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"Warn the Duke"

The Sarajevo Assassination in History, Memory, and Myth

Paul Miller-Melamed

How has the Sarajevo assassination been conjured and construed, narrated and represented, in a wide variety of media including fiction, film, newspapers, children’s literature, encyclopedias, textbooks, and academic writing itself? In what ways have these sources shaped our understanding of the so-called “first shots of the First World War”? By treating the assassination of Archduke Franz Ferdinand (28 June 1914) as a "site of memory" à la historian Pierre Nora, this article argues that both popular representations and historical narratives (including academic writing) of the political murder have contributed equally to the creation of what I identify here as the “Sarajevo myth.”

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The Rescue, Relief, and Resistance Activities of Rabbi Zalman Schneerson

Does it Count as a Rescue When a Jew Saves a Fellow Jew?

Harriet Jackson

This article explores the relief, rescue, and resistance activities of Rabbi Zalman Schneerson and the Association des Israélites pratiquants (AIP) in Vichy France. The rabbi's prior experience in clandestine activities and spiritual resistance in the Soviet Union served as a training ground for the resistance work he eventually undertook in Vichy. Schneerson and his family were able to shelter, feed, and educate more than eighty children during the war, save at least fifty-three children from deportation, and help smuggle at least thirty-five children to Switzerland. That Schneerson and his family survived and rescued Jewish refugees in Vichy France, a regime that willingly deported nearly half of its foreign Jewish population to death camps, demonstrates that he and his wife Sara were not novices in clandestine work. Indeed, their staunch resistance to Vichy antisemitism was largely a legacy of Hasidic resistance to antisemitism under Soviet rule.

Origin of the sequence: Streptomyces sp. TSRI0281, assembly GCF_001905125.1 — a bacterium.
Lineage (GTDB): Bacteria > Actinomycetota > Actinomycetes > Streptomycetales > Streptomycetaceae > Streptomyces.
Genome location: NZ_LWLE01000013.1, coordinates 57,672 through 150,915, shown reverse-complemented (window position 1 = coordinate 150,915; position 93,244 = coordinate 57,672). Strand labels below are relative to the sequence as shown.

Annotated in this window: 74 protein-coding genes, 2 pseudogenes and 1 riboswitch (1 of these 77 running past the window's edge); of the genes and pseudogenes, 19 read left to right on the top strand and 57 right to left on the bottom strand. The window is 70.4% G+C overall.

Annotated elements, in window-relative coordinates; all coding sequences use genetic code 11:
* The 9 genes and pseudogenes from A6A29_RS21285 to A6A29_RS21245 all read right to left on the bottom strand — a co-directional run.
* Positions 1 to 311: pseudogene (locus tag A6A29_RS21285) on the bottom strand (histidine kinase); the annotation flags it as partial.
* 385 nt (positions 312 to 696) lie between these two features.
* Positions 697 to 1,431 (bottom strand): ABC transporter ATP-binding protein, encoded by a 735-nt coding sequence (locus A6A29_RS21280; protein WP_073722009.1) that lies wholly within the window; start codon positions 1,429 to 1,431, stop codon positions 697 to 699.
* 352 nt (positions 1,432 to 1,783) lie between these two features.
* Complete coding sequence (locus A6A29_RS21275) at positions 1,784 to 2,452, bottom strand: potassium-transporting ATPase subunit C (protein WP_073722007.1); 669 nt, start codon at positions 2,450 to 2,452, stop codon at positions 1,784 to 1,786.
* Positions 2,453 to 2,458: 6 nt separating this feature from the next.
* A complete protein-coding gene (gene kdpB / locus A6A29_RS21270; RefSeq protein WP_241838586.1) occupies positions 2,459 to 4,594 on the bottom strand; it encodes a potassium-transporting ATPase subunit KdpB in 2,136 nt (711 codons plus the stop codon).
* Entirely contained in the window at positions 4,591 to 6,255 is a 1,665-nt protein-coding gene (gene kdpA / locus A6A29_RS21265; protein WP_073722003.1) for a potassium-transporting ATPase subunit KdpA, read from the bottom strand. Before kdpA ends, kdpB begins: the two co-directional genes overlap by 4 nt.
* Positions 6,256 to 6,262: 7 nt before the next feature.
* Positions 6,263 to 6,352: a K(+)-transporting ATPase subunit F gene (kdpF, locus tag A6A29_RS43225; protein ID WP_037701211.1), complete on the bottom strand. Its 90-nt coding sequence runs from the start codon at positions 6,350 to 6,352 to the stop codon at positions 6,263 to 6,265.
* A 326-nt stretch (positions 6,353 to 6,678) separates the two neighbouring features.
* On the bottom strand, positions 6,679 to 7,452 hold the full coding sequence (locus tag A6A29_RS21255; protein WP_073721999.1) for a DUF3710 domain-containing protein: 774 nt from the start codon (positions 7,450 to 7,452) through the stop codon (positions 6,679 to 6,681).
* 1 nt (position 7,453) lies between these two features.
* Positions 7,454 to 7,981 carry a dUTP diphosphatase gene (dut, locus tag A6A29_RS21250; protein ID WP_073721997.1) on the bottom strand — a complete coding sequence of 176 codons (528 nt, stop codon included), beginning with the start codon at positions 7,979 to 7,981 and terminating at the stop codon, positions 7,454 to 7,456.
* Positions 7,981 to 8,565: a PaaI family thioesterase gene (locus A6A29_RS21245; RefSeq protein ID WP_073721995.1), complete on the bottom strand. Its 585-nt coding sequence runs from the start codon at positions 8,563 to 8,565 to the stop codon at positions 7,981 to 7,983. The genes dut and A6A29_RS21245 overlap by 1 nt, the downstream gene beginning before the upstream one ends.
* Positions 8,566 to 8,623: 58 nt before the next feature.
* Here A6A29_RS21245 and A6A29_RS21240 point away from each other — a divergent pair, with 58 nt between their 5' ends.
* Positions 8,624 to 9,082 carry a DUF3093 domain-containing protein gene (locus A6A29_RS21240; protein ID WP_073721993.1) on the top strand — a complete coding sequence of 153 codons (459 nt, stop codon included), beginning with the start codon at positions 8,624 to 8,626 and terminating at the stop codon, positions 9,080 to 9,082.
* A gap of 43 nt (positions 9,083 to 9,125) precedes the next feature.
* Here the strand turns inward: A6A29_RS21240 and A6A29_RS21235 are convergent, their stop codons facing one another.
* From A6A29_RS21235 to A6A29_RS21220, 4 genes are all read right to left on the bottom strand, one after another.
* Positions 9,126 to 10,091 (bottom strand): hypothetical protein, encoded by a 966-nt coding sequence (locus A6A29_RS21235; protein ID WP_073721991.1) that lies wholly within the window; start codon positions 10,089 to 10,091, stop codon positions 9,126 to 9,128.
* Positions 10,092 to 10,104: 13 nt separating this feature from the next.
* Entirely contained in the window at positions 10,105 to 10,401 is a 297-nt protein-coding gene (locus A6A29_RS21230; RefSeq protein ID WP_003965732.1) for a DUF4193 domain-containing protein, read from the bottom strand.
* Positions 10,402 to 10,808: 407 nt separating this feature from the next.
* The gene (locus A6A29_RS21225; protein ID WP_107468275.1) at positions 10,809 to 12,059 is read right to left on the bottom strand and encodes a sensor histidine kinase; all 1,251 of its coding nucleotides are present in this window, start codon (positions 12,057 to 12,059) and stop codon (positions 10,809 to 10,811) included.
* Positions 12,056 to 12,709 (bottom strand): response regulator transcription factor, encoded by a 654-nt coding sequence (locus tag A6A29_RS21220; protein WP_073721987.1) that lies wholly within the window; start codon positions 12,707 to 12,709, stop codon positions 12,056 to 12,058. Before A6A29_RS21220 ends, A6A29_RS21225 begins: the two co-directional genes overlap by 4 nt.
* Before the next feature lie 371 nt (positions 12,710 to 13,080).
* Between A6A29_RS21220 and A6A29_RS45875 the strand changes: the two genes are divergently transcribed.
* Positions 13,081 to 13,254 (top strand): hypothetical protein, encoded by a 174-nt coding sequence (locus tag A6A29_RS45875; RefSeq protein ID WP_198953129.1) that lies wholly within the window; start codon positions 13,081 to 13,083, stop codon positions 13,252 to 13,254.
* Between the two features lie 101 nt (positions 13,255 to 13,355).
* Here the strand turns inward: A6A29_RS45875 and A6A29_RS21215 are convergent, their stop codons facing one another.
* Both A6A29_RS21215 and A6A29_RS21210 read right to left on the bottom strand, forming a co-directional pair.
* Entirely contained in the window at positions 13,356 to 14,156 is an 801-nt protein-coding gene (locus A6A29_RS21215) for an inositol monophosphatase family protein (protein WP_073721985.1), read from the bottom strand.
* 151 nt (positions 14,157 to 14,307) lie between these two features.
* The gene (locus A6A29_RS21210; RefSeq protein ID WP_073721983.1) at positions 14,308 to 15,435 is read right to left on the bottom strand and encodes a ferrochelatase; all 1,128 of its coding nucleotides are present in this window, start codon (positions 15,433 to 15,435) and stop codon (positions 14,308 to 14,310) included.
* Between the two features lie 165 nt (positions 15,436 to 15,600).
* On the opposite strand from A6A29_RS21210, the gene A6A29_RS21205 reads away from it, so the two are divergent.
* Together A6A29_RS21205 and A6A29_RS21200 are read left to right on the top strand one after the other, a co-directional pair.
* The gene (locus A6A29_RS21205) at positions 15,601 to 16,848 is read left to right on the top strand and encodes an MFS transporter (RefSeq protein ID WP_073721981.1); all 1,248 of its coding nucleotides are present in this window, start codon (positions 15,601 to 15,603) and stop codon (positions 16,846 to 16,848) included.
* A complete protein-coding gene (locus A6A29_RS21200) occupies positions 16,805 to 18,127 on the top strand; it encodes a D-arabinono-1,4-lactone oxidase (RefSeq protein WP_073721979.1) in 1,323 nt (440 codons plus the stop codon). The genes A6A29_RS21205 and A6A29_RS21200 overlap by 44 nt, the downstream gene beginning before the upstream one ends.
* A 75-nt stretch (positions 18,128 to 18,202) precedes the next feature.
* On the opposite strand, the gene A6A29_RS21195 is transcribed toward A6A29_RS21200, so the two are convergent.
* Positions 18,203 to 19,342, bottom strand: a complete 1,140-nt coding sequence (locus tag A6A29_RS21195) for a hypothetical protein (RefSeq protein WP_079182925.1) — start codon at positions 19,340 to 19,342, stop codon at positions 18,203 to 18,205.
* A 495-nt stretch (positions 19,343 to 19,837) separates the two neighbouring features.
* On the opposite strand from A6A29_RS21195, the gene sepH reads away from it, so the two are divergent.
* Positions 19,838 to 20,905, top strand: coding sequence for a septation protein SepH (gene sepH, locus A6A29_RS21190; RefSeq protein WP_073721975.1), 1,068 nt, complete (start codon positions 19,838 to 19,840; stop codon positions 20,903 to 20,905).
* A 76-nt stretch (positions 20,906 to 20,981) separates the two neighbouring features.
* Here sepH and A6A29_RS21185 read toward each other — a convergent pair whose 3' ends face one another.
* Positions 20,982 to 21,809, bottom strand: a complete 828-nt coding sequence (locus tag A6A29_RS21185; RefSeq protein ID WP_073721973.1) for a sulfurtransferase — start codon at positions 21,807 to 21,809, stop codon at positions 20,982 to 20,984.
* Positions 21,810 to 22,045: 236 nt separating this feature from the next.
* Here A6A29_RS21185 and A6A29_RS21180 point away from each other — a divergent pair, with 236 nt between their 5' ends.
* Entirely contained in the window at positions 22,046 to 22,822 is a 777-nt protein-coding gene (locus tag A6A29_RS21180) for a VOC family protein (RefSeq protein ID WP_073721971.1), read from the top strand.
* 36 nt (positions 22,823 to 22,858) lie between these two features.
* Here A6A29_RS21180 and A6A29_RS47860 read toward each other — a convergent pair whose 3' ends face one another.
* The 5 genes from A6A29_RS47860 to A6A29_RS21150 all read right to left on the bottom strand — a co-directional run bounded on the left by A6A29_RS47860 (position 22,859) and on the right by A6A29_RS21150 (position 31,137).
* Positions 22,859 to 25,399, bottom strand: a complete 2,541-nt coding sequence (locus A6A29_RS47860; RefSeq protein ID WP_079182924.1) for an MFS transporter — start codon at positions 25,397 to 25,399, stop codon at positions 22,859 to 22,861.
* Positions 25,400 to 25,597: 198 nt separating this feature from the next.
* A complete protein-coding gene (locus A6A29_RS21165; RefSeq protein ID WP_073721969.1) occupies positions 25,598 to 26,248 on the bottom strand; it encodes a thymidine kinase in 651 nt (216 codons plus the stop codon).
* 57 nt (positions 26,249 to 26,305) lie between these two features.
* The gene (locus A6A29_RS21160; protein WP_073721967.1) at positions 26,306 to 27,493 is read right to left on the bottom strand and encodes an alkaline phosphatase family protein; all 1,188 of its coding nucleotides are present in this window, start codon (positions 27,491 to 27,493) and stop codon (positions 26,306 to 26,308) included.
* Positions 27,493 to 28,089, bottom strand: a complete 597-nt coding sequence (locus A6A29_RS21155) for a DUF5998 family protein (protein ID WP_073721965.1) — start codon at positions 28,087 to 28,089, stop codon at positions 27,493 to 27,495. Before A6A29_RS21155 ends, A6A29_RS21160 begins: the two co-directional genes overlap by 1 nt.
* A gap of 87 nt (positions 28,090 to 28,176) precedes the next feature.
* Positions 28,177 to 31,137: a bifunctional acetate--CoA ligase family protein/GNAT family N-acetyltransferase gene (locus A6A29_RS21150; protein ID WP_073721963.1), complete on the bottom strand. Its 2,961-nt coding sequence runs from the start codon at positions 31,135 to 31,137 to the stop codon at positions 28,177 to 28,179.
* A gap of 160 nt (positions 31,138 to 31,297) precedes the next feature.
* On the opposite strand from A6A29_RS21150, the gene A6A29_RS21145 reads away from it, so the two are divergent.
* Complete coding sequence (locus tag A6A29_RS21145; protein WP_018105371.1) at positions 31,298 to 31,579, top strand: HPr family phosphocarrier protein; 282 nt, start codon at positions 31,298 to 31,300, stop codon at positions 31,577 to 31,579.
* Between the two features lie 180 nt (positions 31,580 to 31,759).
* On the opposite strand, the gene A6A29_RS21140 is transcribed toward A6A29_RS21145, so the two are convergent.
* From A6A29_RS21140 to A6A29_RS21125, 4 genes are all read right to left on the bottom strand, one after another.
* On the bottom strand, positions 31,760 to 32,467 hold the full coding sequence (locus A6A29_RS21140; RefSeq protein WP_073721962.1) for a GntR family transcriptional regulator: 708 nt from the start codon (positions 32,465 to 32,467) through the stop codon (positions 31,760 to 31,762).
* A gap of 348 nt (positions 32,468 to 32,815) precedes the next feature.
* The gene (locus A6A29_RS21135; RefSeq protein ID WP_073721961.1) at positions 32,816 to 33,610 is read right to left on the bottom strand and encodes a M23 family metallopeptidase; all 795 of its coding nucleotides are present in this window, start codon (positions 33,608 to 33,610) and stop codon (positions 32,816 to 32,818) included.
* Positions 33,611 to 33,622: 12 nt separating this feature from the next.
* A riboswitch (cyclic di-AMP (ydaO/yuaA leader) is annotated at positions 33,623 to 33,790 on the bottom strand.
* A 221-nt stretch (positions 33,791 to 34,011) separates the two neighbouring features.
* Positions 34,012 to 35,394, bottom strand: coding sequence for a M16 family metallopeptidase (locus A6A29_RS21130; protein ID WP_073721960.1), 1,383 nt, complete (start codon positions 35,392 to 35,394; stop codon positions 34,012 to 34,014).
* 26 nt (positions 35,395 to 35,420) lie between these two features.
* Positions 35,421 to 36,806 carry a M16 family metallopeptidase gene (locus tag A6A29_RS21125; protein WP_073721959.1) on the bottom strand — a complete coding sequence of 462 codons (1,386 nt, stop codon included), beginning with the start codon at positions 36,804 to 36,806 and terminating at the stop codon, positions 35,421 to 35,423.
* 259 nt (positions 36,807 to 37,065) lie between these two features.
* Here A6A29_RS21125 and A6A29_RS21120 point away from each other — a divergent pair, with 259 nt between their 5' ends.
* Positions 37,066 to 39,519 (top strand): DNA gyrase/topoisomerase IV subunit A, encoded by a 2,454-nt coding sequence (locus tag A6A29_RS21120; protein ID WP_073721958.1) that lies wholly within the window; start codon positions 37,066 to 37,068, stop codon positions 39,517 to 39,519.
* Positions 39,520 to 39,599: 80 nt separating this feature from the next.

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Benoît Glaude

The forms taken up by French comics in the Offenstadt brothers' wartime weeklies echo other representations of the Great War produced behind the front lines, including the music hall, popular imagery and illustrated newspapers. The Offenstadt brothers' picture stories, which staged comic operas starring soldiers and conformed to French propaganda instructions, were a hit with soldiers and civilians (including children), aside from some offended Catholic critics. This essay contextualises their success, focusing on the reception of the comics, particularly those by Louis Forton.